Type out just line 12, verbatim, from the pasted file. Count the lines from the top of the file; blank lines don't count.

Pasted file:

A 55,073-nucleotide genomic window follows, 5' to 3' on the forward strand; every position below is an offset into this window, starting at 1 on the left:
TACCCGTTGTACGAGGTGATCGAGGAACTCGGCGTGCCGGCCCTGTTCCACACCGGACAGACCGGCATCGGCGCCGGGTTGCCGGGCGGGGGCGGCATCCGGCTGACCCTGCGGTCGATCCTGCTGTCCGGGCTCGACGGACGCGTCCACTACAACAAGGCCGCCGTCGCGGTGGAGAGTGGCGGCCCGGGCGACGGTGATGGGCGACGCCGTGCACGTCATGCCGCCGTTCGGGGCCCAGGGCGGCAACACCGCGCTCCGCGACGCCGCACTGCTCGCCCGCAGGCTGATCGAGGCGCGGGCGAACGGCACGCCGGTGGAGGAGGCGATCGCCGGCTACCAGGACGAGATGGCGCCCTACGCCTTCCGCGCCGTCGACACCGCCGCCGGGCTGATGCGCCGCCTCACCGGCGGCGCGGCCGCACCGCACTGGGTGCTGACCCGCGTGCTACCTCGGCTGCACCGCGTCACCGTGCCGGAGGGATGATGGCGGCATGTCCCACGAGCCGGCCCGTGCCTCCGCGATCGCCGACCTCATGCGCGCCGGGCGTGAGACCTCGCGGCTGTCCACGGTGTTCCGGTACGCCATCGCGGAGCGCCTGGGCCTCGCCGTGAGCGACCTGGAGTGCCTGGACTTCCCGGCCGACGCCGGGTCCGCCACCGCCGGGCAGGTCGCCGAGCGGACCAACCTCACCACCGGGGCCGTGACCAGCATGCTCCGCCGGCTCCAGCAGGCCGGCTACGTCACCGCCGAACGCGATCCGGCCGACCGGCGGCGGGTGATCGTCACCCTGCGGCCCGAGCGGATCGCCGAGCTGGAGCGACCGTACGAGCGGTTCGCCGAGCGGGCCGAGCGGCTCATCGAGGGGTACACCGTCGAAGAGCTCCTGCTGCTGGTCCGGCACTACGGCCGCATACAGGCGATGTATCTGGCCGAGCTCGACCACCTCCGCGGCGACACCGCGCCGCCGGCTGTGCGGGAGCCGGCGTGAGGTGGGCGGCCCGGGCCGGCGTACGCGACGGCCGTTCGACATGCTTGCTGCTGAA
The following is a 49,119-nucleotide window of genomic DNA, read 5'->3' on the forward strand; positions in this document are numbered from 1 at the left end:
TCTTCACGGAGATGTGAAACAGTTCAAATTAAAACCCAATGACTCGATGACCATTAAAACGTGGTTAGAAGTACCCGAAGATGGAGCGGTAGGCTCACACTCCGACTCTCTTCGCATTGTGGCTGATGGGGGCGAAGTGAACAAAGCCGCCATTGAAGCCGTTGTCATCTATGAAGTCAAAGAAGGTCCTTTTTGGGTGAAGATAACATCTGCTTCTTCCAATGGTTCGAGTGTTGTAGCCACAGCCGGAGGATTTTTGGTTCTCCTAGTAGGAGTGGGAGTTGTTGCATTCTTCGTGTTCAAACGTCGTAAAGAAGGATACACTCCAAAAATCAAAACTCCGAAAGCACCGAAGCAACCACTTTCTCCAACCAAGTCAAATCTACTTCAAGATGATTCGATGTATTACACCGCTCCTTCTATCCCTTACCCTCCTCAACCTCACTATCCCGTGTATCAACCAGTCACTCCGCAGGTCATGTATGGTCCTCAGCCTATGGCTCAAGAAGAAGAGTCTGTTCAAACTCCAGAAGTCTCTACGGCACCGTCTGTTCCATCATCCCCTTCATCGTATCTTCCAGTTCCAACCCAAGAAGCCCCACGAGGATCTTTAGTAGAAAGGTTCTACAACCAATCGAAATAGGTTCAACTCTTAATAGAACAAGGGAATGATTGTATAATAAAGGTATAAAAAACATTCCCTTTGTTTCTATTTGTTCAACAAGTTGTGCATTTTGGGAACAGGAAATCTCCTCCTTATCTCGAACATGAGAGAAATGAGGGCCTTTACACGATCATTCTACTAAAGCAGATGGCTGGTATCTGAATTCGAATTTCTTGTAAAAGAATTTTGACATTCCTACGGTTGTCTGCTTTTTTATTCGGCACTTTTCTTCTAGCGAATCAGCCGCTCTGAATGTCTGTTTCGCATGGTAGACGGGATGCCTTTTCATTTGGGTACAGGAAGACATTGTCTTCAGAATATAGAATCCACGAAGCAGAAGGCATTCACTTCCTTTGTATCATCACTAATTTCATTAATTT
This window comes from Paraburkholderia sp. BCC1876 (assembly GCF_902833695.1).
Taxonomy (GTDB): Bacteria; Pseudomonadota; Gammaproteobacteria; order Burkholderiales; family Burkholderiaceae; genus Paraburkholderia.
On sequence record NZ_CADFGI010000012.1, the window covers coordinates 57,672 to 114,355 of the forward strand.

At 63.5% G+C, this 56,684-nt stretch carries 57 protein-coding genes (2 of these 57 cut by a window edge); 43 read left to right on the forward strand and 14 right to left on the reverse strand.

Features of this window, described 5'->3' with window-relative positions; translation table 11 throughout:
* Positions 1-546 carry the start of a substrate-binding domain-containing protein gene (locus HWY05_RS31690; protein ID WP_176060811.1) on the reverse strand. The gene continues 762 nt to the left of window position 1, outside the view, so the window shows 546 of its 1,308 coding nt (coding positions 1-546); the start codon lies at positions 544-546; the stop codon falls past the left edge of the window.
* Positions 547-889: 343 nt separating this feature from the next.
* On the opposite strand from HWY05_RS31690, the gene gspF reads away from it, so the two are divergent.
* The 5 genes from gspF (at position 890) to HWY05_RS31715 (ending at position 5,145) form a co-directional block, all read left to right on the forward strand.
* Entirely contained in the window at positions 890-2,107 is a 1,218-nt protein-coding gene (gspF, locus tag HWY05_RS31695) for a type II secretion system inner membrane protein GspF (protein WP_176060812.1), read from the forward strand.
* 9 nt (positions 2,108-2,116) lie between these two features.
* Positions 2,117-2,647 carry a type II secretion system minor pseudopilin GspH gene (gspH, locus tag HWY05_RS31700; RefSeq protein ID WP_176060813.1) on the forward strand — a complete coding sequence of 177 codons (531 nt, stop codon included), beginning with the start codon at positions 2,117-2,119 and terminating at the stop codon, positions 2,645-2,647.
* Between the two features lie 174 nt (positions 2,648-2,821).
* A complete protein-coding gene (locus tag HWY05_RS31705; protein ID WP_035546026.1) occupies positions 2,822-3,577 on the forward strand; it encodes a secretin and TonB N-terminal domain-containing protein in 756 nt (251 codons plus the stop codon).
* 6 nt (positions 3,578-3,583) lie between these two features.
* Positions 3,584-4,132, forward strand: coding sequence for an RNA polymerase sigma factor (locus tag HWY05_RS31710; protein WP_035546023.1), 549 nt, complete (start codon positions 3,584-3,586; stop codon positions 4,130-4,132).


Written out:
* On the opposite strand from HWY05_RS31690, the gene gspF reads away from it, so the two are divergent.